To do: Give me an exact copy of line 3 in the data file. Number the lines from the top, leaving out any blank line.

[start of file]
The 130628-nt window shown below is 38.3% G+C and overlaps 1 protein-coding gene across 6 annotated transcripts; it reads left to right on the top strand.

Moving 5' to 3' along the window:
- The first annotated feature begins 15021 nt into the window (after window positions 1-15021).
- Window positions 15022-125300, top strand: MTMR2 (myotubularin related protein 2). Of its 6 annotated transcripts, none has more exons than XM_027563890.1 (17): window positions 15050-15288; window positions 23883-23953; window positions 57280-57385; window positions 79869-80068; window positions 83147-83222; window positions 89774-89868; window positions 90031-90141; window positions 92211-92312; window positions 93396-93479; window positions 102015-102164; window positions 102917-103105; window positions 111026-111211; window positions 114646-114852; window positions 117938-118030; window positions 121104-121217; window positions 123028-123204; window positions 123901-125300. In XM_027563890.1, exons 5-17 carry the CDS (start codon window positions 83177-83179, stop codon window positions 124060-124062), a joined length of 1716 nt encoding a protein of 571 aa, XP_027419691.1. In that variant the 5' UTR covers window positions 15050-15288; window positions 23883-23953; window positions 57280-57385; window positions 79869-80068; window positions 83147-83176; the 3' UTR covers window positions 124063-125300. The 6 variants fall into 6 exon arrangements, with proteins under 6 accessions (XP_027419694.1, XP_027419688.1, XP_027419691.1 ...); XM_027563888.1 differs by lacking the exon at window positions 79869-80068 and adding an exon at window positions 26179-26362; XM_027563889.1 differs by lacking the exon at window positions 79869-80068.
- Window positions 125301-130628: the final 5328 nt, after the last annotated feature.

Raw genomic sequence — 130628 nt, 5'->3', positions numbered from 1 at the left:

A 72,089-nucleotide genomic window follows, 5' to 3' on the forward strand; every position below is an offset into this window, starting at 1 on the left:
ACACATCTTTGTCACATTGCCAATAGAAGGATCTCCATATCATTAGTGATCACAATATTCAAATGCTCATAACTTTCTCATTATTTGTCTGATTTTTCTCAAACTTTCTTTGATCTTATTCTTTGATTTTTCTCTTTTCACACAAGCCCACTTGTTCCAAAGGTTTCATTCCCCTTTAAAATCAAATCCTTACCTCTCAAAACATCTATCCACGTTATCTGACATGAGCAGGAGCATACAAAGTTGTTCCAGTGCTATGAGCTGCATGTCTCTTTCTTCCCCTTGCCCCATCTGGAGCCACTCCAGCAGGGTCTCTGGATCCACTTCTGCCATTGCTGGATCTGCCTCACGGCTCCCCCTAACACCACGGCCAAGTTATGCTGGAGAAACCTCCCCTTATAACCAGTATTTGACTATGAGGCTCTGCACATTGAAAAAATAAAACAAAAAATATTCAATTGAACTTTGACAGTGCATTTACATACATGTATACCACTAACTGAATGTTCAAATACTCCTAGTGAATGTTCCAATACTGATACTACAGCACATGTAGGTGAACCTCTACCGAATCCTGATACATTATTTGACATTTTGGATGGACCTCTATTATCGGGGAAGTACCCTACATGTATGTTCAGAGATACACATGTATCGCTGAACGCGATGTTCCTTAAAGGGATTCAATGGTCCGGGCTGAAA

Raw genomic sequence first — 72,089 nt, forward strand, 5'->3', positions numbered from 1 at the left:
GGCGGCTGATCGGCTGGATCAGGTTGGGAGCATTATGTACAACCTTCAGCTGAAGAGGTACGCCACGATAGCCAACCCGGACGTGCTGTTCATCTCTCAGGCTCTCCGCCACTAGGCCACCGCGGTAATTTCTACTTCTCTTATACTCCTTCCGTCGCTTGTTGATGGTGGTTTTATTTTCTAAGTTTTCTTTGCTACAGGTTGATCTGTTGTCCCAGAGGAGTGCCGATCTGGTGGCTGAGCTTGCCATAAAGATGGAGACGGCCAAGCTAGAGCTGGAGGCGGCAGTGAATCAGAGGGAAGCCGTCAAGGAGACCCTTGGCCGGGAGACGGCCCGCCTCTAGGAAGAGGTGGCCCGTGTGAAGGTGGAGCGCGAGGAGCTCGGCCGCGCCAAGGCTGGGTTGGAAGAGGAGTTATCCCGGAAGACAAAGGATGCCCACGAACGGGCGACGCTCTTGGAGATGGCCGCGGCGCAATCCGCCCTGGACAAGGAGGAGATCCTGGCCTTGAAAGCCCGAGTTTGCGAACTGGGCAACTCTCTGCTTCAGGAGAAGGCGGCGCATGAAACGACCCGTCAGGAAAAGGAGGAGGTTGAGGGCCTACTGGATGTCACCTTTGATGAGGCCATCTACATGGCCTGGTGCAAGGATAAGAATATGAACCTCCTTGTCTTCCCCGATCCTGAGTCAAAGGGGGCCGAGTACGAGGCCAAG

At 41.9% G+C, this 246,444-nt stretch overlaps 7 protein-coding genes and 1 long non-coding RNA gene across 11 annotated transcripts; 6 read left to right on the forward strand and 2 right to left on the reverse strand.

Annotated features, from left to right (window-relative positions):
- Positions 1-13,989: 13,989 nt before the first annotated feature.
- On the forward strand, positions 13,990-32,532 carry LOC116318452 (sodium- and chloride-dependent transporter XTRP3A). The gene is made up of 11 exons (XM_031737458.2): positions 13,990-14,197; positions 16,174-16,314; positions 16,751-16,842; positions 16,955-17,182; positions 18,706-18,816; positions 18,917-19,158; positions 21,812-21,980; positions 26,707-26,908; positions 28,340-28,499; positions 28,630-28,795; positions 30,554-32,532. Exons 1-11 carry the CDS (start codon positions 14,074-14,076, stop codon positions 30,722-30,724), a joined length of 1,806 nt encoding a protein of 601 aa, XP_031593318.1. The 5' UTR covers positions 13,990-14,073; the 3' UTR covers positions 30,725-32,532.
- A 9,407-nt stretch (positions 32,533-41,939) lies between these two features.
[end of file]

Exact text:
- The first annotated feature begins 15021 nt into the window (after window positions 1-15021).